Third-year pre-kindergarten teacher Megan Simpson hatched a plan to teach her students about life cycles.
Simpson needed funds to purchase the equipment she would need. Things like incubators for hatching eggs and habitats for ants, caterpillars and lady bugs to watch the little critters do their work
Things that four-year-olds could get excited about seeing.
Those things cost money. In all, about $800.
Simpson’s classroom budget at Skyview Elementary didn’t have that kind of extra cash. So, she turned to the Yukon school’s Foundation for Excellence.
Monday, Simpson’s plan came to life with the help of the group’s own version of the Prize Patrol.
Simpson was one of 28 teachers across the district who were awarded Foundation of Excellence grants totaling just over $20,000.
It’s the second year in a row that Simpson had been the recipient of a grant. Last year, she received $800 that was used to purchase a light table for her classroom.
Students use the table, which helps them learn how to do their work.
“I feel like, especially in pre-k, we don’t have as many hands-on activities for them to do that are engaging and fun and exciting. This way, they will see things that happen in the real world,” she said. “Things they don’t get to see normally on an everyday basis.”
“I can’t wait. I’m excited,” she said.
Simpson’s grant was one of nine given to teachers at Skyview, which for the third consecutive year received the largest number of grants in the district.
This year’s awards were presented at eight of the district’s 11 schools. This year’s grants also went to Lakeview, Ranchwood, Myers, Central, Shedeck and Central elementary schools, as well as Yukon Middle School and Yukon High School.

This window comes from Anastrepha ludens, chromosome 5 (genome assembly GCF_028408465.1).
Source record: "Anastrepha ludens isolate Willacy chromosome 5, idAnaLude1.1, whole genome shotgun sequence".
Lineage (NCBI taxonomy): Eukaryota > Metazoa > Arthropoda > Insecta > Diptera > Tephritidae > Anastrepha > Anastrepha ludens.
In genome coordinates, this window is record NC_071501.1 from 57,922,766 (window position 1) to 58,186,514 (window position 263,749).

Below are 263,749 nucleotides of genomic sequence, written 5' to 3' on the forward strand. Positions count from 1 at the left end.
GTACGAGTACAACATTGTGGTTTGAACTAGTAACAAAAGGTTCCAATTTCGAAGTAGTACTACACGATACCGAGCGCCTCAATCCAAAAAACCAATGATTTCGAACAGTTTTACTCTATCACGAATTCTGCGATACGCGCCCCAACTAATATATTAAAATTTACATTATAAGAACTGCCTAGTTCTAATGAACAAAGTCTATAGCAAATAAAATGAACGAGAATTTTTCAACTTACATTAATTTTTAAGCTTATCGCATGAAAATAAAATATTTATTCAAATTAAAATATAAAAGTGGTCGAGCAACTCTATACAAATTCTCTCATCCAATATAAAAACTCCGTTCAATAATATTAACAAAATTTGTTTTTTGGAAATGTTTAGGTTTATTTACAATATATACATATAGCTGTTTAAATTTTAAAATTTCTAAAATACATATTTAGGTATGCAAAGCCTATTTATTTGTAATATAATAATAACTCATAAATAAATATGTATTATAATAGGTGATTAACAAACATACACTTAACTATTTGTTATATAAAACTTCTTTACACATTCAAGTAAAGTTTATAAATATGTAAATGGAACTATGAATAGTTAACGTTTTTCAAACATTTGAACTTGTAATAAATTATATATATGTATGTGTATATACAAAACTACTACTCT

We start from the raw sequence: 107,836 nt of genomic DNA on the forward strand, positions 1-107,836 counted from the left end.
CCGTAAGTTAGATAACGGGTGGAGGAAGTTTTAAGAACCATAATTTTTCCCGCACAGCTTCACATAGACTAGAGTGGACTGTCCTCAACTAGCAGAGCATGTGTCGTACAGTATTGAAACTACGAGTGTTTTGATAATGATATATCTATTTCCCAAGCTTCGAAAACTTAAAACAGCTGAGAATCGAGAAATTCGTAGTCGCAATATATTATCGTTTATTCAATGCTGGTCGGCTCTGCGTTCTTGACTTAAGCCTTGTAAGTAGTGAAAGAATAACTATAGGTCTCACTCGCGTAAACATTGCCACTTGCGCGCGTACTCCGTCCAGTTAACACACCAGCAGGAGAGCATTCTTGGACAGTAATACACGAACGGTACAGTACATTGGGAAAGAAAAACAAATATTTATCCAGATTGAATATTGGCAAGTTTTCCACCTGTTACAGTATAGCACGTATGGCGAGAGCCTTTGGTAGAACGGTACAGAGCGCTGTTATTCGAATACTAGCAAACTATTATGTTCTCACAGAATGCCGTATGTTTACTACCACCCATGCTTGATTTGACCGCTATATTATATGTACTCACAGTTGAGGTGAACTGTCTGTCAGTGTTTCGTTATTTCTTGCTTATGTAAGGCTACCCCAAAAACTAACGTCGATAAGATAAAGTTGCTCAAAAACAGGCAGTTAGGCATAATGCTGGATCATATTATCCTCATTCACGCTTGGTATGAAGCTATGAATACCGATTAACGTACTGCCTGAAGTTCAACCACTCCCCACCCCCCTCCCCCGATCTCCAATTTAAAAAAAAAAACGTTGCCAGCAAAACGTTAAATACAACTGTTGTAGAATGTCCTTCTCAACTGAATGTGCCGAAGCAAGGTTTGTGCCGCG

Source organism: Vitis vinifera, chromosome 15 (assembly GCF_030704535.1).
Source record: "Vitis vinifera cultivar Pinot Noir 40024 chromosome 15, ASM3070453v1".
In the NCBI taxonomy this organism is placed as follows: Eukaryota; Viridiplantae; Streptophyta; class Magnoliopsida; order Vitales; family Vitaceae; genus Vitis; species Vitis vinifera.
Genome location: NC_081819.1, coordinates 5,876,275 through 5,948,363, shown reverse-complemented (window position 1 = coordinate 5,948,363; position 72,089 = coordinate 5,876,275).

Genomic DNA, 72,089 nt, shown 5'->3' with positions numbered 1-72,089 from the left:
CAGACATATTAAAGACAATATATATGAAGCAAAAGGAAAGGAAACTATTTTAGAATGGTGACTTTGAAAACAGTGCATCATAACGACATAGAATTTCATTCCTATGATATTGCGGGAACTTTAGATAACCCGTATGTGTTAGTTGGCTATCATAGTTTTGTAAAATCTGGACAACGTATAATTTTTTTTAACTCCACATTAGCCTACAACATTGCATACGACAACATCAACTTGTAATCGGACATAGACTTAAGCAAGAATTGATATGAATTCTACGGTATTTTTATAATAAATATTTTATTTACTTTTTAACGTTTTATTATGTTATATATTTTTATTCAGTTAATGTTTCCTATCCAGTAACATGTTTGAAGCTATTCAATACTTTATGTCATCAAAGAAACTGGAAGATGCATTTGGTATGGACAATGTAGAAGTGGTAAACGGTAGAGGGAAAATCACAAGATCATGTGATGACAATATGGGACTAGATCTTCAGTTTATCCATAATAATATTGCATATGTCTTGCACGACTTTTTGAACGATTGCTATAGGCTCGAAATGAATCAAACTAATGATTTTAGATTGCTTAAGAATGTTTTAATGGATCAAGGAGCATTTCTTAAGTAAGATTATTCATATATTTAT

Yukon High School received the second-most grants with five.
Myers received four.
Skyview Principal Carla Smith was excited about the continuation of her teachers’ success.
“I could not be more proud. The effort and energy they put into their classroom each and every day is what is incredible to see. They are always looking for new ways to teach their kids. They find new things all the time,” Smith said.
Smith said 18 of her 24 teachers wrote grant applications.
“It gives them the autonomy to try some new things to help kids meet those standards we are expected to teach. And it give them an ability to express their passion in different ways. It makes for new and exciting ways to teach. It keeps them fresh,” Smith said.
D’Lynne McDaniel said since the foundation began handing out the grants in 1990, 797 grants have been awarded totaling $516,779.79.
Each year, the foundation tries to fund at least 20 grants. Each is valued at a maximum of $1,000.
This year, there were 54 grant applications. That is up about five applications from last year, she said.
“There were a lot of grant applications from the “specials,” McDaniel said.
Those include things like STEM programs (Science, Technology, Engineering and Math), as well as music, art and physical education.
While McDaniel could not immediately say how many of the recipients had previously received awards, she said several had been previous recipients, including Misty K. Williams, a science teacher at the high school.
McDaniel said Williams is a perennial winner and is constantly looking for new opportunities to apply for funding.
Another perennial winner was Wendy Green, who
teaches music at Myer’s Elementary.
McDaniel said the money for the grants comes from the Foundation for Excellence, which is a 501(c)3 nonprofit.
The amount given is based on how much money is donated to the foundation each year, but on average is about $20,000.
The money is donated through fundraising efforts, but most of it is through contribution of business leaders, memorials and the public.